I know everyone loves roses for Valentine's Day, but giving someone something with cinnamon may a better choice than roses for some people! And you might even be able to put a spell on someone in the process!
Cinnamon has been found to increase levels of the hormone oxytocin in humans. Cinnamon contains a compound called cinnamaldehyde, which has been shown to stimulate the production of oxytocin in animal studies (Shing et al., 2006). Additionally, a study published in Frontiers in Behavioral Neuroscience found that inhalation of cinnamon essential oil - yes, essential oil - increased oxytocin concentrations in human subjects (Eisenbarth et al., 2020). The increase in oxytocin resulting from cinnamon is important because oxytocin is correlated with beneficial health outcomes such as improved sleep quality and reduced stress.
Cinnamon does a lot! It warms the body, helps with digestion, sleep, circulation and is an oxytocic.
That means more warmth and love. And in the northern hemisphere, Valentine’s Day is in February, which is the ending of vata season and the beginning of kapha season, which are both colder seasons!
I love roses, but they are actually better for late summer weather because they are cooling and raise kapha. If you are overheated for non-seasonal reasons, though, then roses may be a good choice.
Rose petals are known to have many medicinal properties and have been used in traditional medicine for centuries. A study published in the journal Acta Pharmaceutica Sinica in December 2018 provided evidence that rose petals from the Rosa damascena flower possess anti-inflammatory, antioxidant, and antifungal activities.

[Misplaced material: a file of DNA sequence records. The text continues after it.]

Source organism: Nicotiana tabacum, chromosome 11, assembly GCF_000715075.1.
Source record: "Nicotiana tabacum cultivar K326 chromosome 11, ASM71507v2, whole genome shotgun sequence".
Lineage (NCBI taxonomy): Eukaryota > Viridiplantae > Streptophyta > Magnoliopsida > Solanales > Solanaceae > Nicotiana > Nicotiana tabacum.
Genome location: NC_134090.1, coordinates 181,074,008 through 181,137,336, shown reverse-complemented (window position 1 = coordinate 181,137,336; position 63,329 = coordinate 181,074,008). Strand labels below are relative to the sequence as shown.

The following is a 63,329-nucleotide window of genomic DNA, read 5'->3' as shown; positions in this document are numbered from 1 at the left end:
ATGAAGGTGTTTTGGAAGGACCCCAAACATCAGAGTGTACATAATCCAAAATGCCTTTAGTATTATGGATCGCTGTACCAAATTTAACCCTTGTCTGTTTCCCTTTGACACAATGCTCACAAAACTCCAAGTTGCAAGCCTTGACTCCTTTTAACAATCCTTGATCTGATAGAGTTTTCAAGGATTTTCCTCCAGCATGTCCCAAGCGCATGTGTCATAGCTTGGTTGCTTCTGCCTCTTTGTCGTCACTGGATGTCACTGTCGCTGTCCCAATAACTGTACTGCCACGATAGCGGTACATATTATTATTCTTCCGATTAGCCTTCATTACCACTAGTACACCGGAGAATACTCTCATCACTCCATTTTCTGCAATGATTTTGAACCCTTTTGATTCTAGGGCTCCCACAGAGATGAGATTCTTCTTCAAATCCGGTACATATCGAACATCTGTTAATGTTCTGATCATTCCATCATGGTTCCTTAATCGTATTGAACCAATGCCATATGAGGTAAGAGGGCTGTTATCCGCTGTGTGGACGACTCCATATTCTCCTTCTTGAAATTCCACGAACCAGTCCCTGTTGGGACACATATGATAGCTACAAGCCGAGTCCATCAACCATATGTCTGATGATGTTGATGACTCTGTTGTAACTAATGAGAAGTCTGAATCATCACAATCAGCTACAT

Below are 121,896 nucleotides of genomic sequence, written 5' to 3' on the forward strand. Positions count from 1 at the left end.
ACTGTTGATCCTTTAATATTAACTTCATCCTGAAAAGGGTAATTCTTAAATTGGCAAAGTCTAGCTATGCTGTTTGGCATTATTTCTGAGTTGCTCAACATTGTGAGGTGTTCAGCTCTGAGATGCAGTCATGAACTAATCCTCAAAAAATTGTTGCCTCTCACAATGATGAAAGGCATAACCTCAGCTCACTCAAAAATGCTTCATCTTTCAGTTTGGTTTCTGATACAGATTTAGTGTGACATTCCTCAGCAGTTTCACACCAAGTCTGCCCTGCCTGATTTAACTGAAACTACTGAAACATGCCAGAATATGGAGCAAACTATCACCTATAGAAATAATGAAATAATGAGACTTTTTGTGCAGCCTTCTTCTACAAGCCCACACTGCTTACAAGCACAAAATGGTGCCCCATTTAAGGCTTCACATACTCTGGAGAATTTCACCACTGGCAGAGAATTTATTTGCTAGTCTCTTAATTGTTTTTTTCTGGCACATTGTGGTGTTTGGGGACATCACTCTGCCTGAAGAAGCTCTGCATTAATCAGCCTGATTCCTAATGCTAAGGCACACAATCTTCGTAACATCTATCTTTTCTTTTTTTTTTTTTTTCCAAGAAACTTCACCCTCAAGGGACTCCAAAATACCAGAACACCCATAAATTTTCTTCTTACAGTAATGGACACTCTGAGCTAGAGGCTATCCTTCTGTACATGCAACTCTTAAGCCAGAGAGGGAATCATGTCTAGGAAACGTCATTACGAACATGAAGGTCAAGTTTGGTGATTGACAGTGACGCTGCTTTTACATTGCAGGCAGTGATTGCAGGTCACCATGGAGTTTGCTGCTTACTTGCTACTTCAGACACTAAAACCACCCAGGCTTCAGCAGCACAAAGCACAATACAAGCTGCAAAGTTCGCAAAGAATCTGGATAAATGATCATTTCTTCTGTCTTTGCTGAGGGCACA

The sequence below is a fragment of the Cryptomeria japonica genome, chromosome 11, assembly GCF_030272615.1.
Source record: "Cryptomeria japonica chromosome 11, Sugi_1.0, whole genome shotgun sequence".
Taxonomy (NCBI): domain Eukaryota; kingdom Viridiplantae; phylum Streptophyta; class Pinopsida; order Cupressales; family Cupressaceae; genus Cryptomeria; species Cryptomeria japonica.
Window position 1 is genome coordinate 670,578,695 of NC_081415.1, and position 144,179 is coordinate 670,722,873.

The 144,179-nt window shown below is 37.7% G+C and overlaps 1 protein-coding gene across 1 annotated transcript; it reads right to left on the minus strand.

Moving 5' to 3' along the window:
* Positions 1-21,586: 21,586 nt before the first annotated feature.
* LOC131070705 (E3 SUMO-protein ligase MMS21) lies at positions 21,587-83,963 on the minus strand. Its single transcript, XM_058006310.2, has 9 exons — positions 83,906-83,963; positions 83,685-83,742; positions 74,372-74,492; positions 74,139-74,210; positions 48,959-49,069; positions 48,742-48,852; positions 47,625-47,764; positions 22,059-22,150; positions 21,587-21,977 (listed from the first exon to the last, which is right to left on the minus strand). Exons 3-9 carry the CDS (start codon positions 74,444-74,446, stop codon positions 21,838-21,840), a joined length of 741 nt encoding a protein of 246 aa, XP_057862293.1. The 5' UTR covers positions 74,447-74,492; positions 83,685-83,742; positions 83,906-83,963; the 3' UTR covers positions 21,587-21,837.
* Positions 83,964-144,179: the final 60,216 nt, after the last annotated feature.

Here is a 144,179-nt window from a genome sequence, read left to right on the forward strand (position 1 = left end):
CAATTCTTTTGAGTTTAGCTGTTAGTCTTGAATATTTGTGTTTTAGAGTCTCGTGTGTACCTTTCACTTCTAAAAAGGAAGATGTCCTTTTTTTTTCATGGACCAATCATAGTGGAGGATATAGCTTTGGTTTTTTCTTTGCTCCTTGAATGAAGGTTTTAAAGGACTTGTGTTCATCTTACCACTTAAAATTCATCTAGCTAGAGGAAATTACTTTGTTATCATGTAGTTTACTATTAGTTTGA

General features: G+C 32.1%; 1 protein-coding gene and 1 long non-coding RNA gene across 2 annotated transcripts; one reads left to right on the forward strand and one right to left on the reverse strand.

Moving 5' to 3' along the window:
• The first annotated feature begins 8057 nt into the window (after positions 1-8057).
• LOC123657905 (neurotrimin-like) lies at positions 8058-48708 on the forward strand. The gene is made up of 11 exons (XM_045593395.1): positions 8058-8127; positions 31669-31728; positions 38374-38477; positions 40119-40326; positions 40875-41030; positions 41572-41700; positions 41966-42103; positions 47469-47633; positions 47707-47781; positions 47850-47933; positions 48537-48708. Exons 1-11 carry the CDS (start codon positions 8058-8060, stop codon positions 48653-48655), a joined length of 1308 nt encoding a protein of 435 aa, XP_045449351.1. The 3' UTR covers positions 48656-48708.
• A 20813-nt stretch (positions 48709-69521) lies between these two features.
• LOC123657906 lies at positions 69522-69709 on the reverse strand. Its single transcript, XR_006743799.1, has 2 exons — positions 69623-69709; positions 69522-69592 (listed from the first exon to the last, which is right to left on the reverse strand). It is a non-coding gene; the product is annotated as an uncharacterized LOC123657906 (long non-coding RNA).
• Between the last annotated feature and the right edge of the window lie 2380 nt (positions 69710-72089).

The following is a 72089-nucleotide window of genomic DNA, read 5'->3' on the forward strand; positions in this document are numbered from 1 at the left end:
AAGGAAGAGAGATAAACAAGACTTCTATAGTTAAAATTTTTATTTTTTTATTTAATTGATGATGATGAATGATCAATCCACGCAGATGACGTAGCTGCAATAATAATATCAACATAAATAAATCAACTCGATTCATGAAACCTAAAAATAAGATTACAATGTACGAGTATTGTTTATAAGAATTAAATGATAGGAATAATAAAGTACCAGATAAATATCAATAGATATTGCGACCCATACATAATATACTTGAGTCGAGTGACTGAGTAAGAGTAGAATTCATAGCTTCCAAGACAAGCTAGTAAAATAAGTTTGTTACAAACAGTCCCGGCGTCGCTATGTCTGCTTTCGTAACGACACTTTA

The same study also found that rose petals have antibacterial properties against certain bacterial species such as Staphylococcus aureus, Bacillus subtilis, Escherichia coli, and Klebsiella pneumoniae. These findings demonstrate the potential of rose petal extract to even change the microbiome.
Other studies have confirmed the anti-inflammatory effects of rose petal extract. A 2012 test tube study on mice found that topical application of rose petal extract decreased inflammation caused by carrageenan, a thickener used in foods. The study concluded that rose petals could be used to treat inflammation-related conditions like arthritis.
In addition to their anti-inflammatory effects, rose petals have also been found to alleviate stress levels and improve sleep quality. In one study published in October 2015 in the International Journal of Preventive Medicine, taking an extract of rose petals for two weeks significantly decreased anxiety levels and improved sleep quality among participants who were preparing for exams compared to the control group.
Rose petals are also commonly used as beauty products due to their skin nourishing benefits. For example, taking a rose petal bath can help moisturize dry skin, reduce wrinkles, and improve complexion. Like many Ayurvedic herbs, they can affect both the outside skin and the inside skin.
Overall, research suggests that rose petal has many beneficial medicinal effects including anti-inflammatory and antibacterial properties as well as being able to reduce anxiety levels and improve sleep quality.
If you give roses to someone on this Valentine's Day, please don't get any weird dyed ones. Get ones that your love could enjoy cut for a few days and then dehydrate them, so they can be used in decoctions later in the year when pitta and vata go up.
And don't forget to give some cinnamon with it to warm your love up! The two pair together so nicely in this Rose Petal and Cinnamon Oat Milk Latte. Try it instead of having coffee or wine this Valentine’s Day!
Cinnamon bark may not look as pretty as a rose petal, but there's definitely a whole lotta love in there.
Rose Petal and Cinnamon Oat Milk Latte
- 2 cups oat milk
- 2 teaspoons ground cinnamon
- 1 teaspoon dried, ground rose petals (you can grind rose petals in a coffee grinder)
- 1 tablespoon honey
1. Heat the oat milk, ground cinnamon and rose petals on the stove until very warm.
2. Mix in honey with a spoon.
3. Pour into two mugs and enjoy!
(Optional: Create a more foamy texture by using a milk frother after pouring into mugs.)